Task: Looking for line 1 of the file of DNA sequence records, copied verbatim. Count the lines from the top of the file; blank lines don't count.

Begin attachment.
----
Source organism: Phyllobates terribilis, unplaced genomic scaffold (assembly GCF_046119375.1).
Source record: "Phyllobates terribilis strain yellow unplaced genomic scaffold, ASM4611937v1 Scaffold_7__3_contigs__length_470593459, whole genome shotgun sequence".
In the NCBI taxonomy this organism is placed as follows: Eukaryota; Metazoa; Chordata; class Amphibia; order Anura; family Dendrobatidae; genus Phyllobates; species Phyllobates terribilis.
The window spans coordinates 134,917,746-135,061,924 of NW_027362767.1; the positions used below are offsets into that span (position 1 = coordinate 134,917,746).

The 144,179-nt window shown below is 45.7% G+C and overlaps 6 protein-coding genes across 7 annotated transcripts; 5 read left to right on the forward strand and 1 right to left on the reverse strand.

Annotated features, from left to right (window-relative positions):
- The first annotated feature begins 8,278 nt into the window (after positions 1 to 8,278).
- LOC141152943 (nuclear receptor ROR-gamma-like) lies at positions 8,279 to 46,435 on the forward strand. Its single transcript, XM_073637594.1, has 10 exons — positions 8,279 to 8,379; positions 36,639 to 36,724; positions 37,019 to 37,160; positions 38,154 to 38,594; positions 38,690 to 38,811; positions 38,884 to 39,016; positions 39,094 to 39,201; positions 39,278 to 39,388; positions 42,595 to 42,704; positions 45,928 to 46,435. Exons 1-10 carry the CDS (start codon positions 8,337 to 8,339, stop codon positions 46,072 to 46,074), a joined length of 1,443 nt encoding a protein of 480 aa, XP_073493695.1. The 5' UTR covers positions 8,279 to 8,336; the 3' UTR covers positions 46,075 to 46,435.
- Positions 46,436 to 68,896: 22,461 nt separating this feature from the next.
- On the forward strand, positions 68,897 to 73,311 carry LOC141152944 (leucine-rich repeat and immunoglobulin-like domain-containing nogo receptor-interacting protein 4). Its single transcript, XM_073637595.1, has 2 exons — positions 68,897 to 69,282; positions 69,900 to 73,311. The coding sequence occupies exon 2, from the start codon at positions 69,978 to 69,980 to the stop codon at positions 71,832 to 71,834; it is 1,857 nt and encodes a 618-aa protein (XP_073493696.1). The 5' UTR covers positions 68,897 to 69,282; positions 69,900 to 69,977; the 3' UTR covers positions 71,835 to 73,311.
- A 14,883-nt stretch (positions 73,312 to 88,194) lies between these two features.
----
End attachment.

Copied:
Source organism: Phyllobates terribilis, unplaced genomic scaffold (assembly GCF_046119375.1).